We consider that the entire floating body of documents at large in the worldâ€”books, paper ephemera, electronic texts, et al.â€”constitutes a huge, siteless library.
You are already using this library. You have been using it all your life.
This library is perpetually engaged in an unpredictable, irregular, slow circulation, via the used book trade, the remainder business, and the borrowing and lending, bequeathing and inheriting, stealing, copying, quoting, discussing, plagiarizing and simple mentioning done by ordinary readers. We consider this process not secondary to commercial or scholarly methods of dissemination but in fact the primary way documents are circulated.
Knowledge is widely understood as held in trust for ordinary readers by expert institutions with superior standards, methods of conservation, retrieval systems, and dedication to its preservation. In fact, the slow circulation of books through private collections, the revival and reinvigoration of institutionally overlooked or despised works through the efforts of fans, the accidental preservation of ephemera through carelessness and packrattyness, as well as of other out-of-favor, idiosyncratic, and variously sub-radar texts, all represent a vast and sometimes superior resource.
Experts (variously, librarians, scholars, publishing professionals) are largely seen as the arbiters and guardians of culture. Certainly, market forces, contemporary taste and intellectual fashions largely dictate what can be published, in what quantities it will be sold, and how widely it will circulate in its brief commercial lifespan. However the long-term survival of the vast majority of texts is principally due to inexpert readers, casual collectors, the used book business, and the slow mulching of time.
Ordinary libraries with limited shelf-space and a commitment to contemporary relevance are subject to periodic culls and purges according to values whose relevance is necessarily limited to a particular historical and cultural context. Books that have not been checked out in a given number of years, or attained canonical status, will be withdrawn from the collection and discarded. A few years, however, is a short time compared to the lifespan of a book and the evolving interests of a changing readership. A book that has been out of favor for a century may suddenly prove to be of great interest to a new readership. Fortunately, the books discarded by libraries reenter the slipstream as used books, where they can be resurrectedâ€”thanks to the Interstitial Library.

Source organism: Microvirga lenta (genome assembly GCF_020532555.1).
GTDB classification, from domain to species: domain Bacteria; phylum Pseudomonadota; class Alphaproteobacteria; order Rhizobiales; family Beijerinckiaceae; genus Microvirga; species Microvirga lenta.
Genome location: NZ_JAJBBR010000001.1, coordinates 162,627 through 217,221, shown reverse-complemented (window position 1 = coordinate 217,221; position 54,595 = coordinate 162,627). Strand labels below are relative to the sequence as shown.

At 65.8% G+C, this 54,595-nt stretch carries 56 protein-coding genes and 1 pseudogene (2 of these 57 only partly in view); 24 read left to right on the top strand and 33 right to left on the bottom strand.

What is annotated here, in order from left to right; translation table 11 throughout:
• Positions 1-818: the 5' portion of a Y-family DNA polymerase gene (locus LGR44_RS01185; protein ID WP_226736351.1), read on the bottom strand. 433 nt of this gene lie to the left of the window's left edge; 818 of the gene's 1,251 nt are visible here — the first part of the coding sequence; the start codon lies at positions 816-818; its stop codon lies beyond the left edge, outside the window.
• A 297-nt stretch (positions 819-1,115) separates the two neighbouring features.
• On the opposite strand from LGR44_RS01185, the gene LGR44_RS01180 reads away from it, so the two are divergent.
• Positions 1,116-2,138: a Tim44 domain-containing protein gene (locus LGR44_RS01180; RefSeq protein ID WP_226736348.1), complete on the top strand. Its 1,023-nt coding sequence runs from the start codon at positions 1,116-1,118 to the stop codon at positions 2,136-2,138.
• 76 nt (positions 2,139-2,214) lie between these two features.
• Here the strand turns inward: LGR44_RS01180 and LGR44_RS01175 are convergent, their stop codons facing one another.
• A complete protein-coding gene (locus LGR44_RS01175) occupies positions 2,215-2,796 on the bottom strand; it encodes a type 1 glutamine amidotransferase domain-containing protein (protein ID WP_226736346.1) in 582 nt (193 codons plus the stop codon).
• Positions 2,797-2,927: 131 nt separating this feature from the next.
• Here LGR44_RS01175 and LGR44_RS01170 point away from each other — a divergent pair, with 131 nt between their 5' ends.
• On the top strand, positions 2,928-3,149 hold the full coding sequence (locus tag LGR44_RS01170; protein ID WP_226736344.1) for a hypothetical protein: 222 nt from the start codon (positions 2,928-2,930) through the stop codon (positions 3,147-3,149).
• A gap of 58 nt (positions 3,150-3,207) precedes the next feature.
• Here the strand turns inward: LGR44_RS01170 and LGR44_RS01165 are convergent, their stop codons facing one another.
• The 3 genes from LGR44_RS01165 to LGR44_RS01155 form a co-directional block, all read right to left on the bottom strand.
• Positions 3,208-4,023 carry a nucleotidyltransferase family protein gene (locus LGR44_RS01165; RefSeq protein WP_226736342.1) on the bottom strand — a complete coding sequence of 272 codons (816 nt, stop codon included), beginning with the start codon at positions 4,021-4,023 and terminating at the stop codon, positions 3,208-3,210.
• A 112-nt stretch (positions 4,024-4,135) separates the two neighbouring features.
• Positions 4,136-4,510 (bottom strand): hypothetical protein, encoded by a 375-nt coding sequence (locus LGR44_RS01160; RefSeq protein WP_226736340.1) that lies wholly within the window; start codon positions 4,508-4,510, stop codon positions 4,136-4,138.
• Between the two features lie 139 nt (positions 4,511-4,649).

Readers are generally seen (by libraries and publishers alike) as having a specific title, author, or subject in mind; as falling into particular types, with particular needs and tastes. As a result, publishing/marketing aims to fit itself to that particular need or taste, while information retrieval systems aim to make it possible to zero in, with increasing specificity, on a particular book. These approaches require that somebody else have anticipated your need, written, published, preserved and catalogued the book you want, and defined its subject in the way that corresponds to your need. In fact, readers are often hoping to find out something they don't yet know, experience something they have not yet experienced.
Browsing and other accident-based encounters with books must be redefined as a primary, not marginal method of "information retrieval."
Again: What we need is not to get what we're looking for, but what we don't know we're looking for.
Consequently, waste, excess, accident are crucial "collection-refining" techniques. Misshelving leads to serendipitous discoveries. Indiscriminate hoarding leads to preservation of books with qualities to which the present day may be blind. In the Interstitial Library, information will circulate unpredictably, disappearing and reappearing, rather than being located in a centralized, stable place.
However, the Interstitial Library embraces all consequences of the circulation of books, including their decay and eventual disappearance. Literature is too often regarded as possessing value only in so far as it is (or seems) immortal. But books too have bodies; books too die. We believe that their vulnerability to change is not their failure but essential to their being in the world.